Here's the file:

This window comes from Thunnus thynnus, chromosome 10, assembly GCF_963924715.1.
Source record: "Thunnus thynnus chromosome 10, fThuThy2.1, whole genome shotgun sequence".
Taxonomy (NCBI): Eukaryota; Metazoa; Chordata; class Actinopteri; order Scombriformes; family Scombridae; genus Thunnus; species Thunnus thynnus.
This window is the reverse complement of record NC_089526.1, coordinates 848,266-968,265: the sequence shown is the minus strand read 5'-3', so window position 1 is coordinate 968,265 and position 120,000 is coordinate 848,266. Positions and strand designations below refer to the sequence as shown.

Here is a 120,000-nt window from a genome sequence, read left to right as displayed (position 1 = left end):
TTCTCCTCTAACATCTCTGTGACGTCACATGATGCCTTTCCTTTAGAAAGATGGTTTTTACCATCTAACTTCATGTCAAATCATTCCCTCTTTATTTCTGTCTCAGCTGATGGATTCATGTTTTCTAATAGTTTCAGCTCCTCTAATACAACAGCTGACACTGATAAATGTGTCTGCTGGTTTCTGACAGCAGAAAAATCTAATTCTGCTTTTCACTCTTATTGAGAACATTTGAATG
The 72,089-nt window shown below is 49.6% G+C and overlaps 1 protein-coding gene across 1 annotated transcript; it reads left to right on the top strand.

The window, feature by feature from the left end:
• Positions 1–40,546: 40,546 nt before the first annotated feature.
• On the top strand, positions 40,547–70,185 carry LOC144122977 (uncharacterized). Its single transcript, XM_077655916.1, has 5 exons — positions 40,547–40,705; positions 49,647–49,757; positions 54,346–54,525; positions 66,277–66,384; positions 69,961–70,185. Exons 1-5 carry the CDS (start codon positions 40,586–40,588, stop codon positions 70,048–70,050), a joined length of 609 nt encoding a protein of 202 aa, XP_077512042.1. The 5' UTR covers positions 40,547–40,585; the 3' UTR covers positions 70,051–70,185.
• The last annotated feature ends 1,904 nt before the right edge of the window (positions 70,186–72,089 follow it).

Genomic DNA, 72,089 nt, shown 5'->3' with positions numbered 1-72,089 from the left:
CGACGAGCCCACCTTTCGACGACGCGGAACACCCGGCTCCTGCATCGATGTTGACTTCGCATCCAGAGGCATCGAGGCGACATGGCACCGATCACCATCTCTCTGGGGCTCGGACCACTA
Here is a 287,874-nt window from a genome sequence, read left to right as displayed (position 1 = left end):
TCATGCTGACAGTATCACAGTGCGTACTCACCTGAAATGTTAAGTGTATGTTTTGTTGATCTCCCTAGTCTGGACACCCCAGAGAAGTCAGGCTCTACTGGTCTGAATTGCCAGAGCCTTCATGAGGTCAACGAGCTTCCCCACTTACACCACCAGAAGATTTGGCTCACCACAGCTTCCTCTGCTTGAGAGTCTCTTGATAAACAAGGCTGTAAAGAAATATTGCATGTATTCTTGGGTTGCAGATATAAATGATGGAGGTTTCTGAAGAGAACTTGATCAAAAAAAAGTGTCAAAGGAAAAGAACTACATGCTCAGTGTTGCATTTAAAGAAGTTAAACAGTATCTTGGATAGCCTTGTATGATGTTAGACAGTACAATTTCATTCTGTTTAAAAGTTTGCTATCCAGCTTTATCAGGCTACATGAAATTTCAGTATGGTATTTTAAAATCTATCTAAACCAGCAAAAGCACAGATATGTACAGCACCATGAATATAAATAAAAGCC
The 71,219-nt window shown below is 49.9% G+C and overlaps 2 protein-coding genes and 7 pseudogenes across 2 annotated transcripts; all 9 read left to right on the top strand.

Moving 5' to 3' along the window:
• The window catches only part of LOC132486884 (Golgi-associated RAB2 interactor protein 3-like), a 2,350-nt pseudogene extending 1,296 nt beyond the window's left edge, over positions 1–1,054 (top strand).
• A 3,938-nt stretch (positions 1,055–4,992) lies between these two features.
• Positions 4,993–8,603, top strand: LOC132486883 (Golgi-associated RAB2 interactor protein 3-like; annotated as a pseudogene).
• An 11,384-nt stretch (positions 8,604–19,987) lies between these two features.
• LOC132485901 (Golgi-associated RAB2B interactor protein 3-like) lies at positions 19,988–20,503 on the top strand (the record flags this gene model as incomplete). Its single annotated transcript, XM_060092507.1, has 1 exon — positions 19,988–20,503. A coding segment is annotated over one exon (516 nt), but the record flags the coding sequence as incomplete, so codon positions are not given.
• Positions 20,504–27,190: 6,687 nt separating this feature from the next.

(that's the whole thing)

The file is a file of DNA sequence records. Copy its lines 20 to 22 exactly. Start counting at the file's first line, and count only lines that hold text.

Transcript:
• Positions 4,993–8,603, top strand: LOC132486883 (Golgi-associated RAB2 interactor protein 3-like; annotated as a pseudogene).
• An 11,384-nt stretch (positions 8,604–19,987) lies between these two features.
• LOC132485901 (Golgi-associated RAB2B interactor protein 3-like) lies at positions 19,988–20,503 on the top strand (the record flags this gene model as incomplete). Its single annotated transcript, XM_060092507.1, has 1 exon — positions 19,988–20,503. A coding segment is annotated over one exon (516 nt), but the record flags the coding sequence as incomplete, so codon positions are not given.